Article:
Transition To Parenthood Changes In The Marital Relationship

4049 words - 16 pages

Introduction
Transition to parenthood is one of the most demanding and increasingly complex life experiences that sets a couple’s future relationship trajectory for determining the quality and stability of their relationship (Kluwer, 2010). The infant’s arrival requires the couple to adjust not only to daily baby care chores but also to the new roles of parents, often leaving the interpersonal relationship between husband and wife to a low priority. The prevailing majority of scholarship describe different levels of decline in the quality of marital relationship postpartum (Wallace & Gotlib, 1990; Helms-Erikson, 2001; Twenge, Campbell, & Foster, 2003; Mitnick, Heyman, & Smith Slep, 2009; Kluwer, 2010; Umberson, Pudrovska, & Reczek, 2010). At the same time, some scholarship explains how couples have more joy, happiness and a sense of fulfillment in life because of the baby (Petch & Halford, 2008; Nelson et al., 2013), while other findings report identical levels of marital happiness before and after birth of the baby (Amato et al., 2003). A genuine controversy lies in whether a decrease or increase of couple happiness takes place at transition to parenthood. During this transitioning process, new sets of tasks challenge the couples to act in new roles and adjust their daily routines, behavior, and relationship. When the couples experience less relationship distress in completing the transition tasks, they have a higher potential to create a positive context for raising an emotionally and physically healthy child and less chances for divorce. Because divorce has negative lasting effects on descendants for the next three generations, including lower education attainment, lower income, higher relationship distress, and higher chances for divorce (Amato and Cheadle, 2005), preventing divorce is one of the top transition to parenthood issues for society. Additionally, for educational, therapeutic and policymaking purposes, knowing what factors are the strongest determinants of change in marital quality at the transition to becoming a parent is a starting point for working in any of these fields. The purpose of this paper is to offer a theoretically grounded and research-informed position on changes in relationship satisfaction and significant determinants of marital quality decline associated with the transition to parenthood for heterosexual couples who become parents for the first time. In this paper the use of such words as couple, marriage, partners and other derivatives does not exclude unmarried people who become parents. Likewise, nouns such as quality, satisfaction, adjustment, and happiness refer interchangeably to the relationship dynamic within the couple.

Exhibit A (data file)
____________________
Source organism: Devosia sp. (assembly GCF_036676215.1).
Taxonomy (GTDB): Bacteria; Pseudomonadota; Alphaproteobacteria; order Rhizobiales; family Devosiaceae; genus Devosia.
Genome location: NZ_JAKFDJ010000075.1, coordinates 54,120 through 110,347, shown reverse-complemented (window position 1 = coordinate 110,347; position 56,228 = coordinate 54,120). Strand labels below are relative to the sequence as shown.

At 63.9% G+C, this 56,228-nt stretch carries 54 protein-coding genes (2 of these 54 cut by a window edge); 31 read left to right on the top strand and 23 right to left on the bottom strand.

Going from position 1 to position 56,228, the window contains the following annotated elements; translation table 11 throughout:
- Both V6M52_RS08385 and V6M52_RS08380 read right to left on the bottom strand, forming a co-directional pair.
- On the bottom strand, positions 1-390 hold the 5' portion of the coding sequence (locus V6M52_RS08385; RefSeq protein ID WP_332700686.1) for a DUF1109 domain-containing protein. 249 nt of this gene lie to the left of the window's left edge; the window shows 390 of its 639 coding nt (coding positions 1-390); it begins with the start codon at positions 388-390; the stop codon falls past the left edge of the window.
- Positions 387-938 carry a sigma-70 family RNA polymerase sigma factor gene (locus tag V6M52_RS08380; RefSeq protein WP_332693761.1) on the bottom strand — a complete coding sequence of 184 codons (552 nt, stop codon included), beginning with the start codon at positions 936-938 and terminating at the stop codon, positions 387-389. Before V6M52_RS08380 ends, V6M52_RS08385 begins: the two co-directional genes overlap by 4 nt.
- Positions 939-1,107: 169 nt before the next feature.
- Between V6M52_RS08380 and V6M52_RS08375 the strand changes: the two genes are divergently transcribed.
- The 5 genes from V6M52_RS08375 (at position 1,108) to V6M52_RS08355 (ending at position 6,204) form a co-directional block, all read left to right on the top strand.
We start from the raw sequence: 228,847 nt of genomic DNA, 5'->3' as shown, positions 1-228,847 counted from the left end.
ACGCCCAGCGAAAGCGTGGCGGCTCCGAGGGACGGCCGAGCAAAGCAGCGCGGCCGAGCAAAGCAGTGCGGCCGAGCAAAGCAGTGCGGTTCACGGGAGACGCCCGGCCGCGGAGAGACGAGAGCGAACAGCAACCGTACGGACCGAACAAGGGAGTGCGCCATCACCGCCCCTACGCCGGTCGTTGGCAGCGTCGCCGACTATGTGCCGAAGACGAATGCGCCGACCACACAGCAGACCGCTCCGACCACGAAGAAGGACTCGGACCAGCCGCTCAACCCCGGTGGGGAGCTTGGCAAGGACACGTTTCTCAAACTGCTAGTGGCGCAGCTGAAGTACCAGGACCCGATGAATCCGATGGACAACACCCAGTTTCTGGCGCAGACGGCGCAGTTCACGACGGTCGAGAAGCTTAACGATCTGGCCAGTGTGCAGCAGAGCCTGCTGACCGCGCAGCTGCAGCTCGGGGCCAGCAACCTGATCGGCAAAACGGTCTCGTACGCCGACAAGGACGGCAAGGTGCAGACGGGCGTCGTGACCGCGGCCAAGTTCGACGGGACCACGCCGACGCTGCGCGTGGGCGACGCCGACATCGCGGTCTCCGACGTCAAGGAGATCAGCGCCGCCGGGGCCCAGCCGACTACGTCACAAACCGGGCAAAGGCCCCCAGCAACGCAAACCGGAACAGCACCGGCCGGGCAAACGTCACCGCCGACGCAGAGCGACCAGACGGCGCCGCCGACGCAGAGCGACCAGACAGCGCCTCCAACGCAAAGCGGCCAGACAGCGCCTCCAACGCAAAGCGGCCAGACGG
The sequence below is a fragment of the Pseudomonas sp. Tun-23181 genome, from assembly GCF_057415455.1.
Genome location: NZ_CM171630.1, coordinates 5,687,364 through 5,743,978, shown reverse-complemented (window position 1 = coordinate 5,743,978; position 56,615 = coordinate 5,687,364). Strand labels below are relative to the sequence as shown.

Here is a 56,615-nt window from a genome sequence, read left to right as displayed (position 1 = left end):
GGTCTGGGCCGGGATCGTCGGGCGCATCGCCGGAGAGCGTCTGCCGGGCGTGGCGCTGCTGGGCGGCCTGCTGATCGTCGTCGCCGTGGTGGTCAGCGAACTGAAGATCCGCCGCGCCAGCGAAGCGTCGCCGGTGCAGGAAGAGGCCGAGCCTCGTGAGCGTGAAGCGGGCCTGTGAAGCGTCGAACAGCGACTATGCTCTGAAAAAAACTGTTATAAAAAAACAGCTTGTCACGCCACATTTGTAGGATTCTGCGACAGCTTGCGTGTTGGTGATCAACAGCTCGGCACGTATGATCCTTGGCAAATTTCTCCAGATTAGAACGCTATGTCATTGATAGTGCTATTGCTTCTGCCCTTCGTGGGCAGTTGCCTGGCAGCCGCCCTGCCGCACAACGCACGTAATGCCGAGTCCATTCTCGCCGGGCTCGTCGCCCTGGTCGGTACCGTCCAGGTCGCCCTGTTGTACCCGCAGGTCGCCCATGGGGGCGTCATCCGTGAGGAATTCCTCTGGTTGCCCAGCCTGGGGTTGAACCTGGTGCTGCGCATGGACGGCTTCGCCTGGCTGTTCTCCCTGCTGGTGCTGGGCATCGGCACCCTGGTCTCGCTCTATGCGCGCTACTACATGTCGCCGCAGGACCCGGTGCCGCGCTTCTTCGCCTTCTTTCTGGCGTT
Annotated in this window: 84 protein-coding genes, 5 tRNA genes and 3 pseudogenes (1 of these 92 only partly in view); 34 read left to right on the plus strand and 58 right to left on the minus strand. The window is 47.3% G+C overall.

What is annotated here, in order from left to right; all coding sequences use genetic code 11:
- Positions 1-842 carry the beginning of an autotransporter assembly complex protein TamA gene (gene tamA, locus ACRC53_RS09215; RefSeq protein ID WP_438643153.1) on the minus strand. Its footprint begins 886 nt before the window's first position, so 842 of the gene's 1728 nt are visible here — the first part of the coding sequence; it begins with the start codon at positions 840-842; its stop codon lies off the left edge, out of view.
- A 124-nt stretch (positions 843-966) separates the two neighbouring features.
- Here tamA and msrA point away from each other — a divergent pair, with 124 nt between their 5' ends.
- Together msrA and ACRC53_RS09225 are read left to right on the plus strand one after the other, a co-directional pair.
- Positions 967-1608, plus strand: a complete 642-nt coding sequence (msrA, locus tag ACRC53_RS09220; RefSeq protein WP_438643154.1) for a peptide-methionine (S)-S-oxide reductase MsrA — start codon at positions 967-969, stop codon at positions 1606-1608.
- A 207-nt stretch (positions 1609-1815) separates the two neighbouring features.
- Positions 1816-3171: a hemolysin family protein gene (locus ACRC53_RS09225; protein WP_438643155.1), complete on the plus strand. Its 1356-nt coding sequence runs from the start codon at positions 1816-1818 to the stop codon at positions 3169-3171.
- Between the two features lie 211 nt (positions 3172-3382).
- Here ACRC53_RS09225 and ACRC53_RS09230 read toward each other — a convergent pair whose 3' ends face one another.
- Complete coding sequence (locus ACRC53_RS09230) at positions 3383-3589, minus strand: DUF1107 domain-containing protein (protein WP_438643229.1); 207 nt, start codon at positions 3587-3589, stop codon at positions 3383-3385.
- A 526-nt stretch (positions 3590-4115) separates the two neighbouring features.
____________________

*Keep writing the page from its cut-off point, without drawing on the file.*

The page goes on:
The theoretical framework of family development theory in combination with family systems theory provides a vantage point for identifying factors that play a central role in the critical but normative process of family development including transition to parenthood. Following the...

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